I was used to walking.
While I was at school I seldom had much
money and when I did I tried not to waste
it on bus fares. So the idea of becoming
a postman was not all that strange. Of course
I had not considered the weight of the mailbag
or the cold, wet winter mornings. I had
no idea if I would even be given the job
but I set off for the city centre ready
to give it a go.
At that time I lived in
Winchester near the prison. Our neighbours
included police officers and prison warders.
If I had not considered either of these
professions it was probably because I had
not been encouraged at any point to think
about my future or to plan a career. Until
I was seven years old we had lived in Eastleigh
which was a railway town. If we had stayed
there I would quite possibly have looked
to the railways for work. I did not have
any wish to be a train driver but did at
one time like the idea of being a guard.
My mother's father spent
a lifetime in the locomotive works, first
in Ashford then from the 1930s in Eastleigh.
My great, great grandfather, John Ware,
had been a driver for the London Chatham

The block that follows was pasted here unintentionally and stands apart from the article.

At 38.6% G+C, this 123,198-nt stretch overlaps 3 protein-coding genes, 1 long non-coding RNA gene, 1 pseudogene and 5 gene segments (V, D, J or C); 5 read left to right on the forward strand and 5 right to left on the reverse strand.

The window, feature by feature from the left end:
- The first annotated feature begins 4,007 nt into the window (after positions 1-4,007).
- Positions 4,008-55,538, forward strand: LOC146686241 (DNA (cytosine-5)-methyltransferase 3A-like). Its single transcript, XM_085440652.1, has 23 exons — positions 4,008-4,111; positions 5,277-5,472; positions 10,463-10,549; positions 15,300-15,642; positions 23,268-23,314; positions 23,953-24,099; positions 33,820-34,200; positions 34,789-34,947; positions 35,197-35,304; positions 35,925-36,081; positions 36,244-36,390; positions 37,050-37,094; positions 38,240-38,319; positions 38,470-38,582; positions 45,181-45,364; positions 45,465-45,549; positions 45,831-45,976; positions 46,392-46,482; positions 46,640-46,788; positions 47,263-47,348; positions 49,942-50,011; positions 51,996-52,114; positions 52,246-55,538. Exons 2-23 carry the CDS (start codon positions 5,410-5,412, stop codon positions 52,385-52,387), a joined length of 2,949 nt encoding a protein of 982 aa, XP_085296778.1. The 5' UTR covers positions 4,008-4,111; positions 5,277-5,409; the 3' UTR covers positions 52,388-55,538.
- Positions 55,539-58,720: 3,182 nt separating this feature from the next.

and Dover Railway (LCDR). In June 1884 he
and his fireman were killed when they ran
into the rear of a stationary train at Deal
in Kent. The company was criticised for
having outdated signals showing a white
light for clear instead of green but a signalman
was held to blame for the accident.
I headed for the bus stop. Why was I going
to catch the bus and not walk? I have absolutely
no idea. The fact that I did was to change
my life for ever. The main road near my home
was served by the local King Alfred bus company.
This was the country's only privately owned
city bus service.
distance buses were run by Hants and Dorset,
Wilts and Dorset and Aldershot and District.
These three companies used the bus station
while King Alfred buses stopped outside in
Alfred routes 4, 4a, 6 and 16 operated along
Romsey Road with just one bus each hour on
the joint Hants and Dorset, Wilts and Dorset
66 service. If I had caught any of the King
Alfred buses I would have got off in the Broadway
and walked round the corner to the post office.
|The first bus
to arrive was a 66.